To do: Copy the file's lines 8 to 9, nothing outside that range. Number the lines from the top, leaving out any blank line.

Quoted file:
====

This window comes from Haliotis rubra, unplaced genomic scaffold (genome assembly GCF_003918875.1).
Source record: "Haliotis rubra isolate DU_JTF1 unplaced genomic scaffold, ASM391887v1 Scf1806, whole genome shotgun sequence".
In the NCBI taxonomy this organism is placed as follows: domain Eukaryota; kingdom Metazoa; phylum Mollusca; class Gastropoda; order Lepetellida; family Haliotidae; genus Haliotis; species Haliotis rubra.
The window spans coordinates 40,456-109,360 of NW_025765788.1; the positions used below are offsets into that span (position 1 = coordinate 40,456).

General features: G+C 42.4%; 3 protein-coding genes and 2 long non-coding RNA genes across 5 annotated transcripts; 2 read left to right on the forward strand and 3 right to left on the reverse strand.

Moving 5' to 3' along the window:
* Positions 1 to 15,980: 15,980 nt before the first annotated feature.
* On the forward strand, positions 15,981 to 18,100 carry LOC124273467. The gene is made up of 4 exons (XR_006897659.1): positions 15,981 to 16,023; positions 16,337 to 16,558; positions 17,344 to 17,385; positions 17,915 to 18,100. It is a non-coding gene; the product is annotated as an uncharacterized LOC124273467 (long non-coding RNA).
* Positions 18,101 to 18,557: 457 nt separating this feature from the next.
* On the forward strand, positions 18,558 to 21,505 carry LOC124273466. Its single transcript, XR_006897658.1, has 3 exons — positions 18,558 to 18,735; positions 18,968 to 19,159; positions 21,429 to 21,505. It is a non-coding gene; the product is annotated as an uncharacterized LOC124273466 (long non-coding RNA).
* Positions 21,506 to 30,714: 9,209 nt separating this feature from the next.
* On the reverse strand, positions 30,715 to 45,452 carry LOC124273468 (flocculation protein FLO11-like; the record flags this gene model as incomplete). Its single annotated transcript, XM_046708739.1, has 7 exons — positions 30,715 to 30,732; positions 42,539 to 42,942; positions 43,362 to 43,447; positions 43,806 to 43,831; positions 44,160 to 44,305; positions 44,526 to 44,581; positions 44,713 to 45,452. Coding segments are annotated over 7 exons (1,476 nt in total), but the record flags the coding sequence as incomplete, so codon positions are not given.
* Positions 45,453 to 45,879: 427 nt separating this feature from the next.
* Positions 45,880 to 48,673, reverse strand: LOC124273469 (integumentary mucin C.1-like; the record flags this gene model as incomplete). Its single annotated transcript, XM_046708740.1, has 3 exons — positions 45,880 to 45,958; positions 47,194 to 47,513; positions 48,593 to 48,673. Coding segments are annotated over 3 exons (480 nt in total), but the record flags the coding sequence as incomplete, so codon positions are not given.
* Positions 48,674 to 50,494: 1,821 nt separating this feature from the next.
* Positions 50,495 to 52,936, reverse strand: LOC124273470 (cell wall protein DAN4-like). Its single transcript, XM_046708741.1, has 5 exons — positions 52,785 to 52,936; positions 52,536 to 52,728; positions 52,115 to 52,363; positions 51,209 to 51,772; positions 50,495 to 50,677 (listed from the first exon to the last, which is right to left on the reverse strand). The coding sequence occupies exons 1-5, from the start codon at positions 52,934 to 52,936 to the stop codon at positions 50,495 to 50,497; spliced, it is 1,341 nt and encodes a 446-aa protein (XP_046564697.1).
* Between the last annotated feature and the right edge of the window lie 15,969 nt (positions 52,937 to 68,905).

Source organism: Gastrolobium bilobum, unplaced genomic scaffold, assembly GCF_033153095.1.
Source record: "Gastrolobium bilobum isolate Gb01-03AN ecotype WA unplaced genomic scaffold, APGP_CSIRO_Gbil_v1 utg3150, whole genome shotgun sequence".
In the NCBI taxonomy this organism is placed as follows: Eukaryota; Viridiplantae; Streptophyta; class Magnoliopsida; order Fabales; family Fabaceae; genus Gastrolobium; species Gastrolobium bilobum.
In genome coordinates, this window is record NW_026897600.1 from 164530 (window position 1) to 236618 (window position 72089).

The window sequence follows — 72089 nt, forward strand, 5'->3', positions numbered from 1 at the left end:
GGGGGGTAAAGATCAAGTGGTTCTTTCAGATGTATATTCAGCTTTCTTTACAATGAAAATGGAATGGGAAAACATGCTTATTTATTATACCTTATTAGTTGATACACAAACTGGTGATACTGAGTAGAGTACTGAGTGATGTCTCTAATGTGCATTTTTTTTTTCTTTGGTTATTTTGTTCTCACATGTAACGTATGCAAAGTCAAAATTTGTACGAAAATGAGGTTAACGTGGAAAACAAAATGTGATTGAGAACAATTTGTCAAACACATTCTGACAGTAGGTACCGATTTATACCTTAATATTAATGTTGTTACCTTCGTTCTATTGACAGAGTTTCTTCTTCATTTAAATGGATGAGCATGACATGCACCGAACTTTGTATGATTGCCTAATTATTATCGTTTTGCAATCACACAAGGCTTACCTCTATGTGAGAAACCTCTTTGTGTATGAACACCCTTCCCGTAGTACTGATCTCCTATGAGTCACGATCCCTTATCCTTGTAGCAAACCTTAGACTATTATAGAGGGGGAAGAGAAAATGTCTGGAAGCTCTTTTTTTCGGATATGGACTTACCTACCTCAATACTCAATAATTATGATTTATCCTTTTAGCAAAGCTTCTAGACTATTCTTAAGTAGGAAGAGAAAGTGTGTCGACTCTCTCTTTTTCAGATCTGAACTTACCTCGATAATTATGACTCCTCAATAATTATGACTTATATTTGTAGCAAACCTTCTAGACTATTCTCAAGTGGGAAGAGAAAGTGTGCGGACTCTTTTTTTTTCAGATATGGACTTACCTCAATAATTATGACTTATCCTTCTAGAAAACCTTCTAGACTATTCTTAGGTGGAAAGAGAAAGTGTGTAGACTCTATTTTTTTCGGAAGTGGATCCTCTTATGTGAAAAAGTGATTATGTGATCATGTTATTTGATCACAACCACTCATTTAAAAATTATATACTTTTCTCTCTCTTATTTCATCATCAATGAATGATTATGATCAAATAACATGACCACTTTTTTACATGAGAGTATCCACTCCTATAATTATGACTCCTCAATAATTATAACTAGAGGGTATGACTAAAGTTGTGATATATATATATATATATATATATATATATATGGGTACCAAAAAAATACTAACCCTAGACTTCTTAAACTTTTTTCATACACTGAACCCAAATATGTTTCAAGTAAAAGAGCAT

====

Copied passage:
* On the forward strand, positions 15,981 to 18,100 carry LOC124273467. The gene is made up of 4 exons (XR_006897659.1): positions 15,981 to 16,023; positions 16,337 to 16,558; positions 17,344 to 17,385; positions 17,915 to 18,100. It is a non-coding gene; the product is annotated as an uncharacterized LOC124273467 (long non-coding RNA).
* Positions 18,101 to 18,557: 457 nt separating this feature from the next.